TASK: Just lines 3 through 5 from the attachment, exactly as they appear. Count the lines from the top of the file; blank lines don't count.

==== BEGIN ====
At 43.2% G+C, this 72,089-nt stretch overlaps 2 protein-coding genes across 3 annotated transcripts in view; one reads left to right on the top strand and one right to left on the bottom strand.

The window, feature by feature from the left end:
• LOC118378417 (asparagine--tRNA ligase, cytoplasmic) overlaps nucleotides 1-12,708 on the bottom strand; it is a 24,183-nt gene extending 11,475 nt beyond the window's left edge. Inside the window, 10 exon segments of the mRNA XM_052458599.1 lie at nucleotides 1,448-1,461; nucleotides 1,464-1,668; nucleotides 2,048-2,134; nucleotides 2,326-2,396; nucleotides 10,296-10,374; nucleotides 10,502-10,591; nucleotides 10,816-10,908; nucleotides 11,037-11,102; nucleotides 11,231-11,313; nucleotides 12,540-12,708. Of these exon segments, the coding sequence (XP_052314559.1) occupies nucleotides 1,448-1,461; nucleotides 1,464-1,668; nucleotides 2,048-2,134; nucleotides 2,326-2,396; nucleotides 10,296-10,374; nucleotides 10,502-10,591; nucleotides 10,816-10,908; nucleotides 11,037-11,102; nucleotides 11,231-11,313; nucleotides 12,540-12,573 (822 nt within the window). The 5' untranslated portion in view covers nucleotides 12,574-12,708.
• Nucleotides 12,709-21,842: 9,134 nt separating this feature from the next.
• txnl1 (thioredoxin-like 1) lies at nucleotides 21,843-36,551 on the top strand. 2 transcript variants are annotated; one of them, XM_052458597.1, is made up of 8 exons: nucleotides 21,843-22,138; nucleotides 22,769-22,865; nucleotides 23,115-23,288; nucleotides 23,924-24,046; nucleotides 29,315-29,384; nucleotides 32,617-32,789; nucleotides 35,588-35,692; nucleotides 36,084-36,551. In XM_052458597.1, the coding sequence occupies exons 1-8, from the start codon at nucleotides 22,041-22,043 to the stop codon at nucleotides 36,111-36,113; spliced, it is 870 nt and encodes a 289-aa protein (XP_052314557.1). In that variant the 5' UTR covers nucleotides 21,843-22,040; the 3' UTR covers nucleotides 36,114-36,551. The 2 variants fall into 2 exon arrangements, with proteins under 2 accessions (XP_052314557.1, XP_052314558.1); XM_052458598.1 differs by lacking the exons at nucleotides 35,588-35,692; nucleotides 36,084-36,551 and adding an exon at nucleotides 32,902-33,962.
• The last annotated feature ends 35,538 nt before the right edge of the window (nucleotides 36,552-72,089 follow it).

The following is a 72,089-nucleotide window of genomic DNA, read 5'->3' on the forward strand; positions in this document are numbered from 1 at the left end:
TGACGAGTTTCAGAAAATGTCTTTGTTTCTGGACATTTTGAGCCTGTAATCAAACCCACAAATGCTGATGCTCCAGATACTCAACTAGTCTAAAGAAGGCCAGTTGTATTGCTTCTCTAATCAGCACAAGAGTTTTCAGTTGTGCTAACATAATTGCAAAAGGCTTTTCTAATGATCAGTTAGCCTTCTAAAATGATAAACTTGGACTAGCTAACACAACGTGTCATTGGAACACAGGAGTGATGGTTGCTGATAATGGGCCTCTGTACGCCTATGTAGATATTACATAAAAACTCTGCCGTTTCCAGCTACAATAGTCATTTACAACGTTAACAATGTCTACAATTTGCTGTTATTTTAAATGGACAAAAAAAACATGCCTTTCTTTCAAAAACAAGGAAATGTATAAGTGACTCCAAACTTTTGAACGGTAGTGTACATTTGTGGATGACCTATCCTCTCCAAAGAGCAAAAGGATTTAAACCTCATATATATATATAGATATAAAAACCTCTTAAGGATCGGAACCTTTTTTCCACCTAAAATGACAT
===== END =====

• LOC118378417 (asparagine--tRNA ligase, cytoplasmic) overlaps nucleotides 1-12,708 on the bottom strand; it is a 24,183-nt gene extending 11,475 nt beyond the window's left edge. Inside the window, 10 exon segments of the mRNA XM_052458599.1 lie at nucleotides 1,448-1,461; nucleotides 1,464-1,668; nucleotides 2,048-2,134; nucleotides 2,326-2,396; nucleotides 10,296-10,374; nucleotides 10,502-10,591; nucleotides 10,816-10,908; nucleotides 11,037-11,102; nucleotides 11,231-11,313; nucleotides 12,540-12,708. Of these exon segments, the coding sequence (XP_052314559.1) occupies nucleotides 1,448-1,461; nucleotides 1,464-1,668; nucleotides 2,048-2,134; nucleotides 2,326-2,396; nucleotides 10,296-10,374; nucleotides 10,502-10,591; nucleotides 10,816-10,908; nucleotides 11,037-11,102; nucleotides 11,231-11,313; nucleotides 12,540-12,573 (822 nt within the window). The 5' untranslated portion in view covers nucleotides 12,574-12,708.
• Nucleotides 12,709-21,842: 9,134 nt separating this feature from the next.
• txnl1 (thioredoxin-like 1) lies at nucleotides 21,843-36,551 on the top strand. 2 transcript variants are annotated; one of them, XM_052458597.1, is made up of 8 exons: nucleotides 21,843-22,138; nucleotides 22,769-22,865; nucleotides 23,115-23,288; nucleotides 23,924-24,046; nucleotides 29,315-29,384; nucleotides 32,617-32,789; nucleotides 35,588-35,692; nucleotides 36,084-36,551. In XM_052458597.1, the coding sequence occupies exons 1-8, from the start codon at nucleotides 22,041-22,043 to the stop codon at nucleotides 36,111-36,113; spliced, it is 870 nt and encodes a 289-aa protein (XP_052314557.1). In that variant the 5' UTR covers nucleotides 21,843-22,040; the 3' UTR covers nucleotides 36,114-36,551. The 2 variants fall into 2 exon arrangements, with proteins under 2 accessions (XP_052314557.1, XP_052314558.1); XM_052458598.1 differs by lacking the exons at nucleotides 35,588-35,692; nucleotides 36,084-36,551 and adding an exon at nucleotides 32,902-33,962.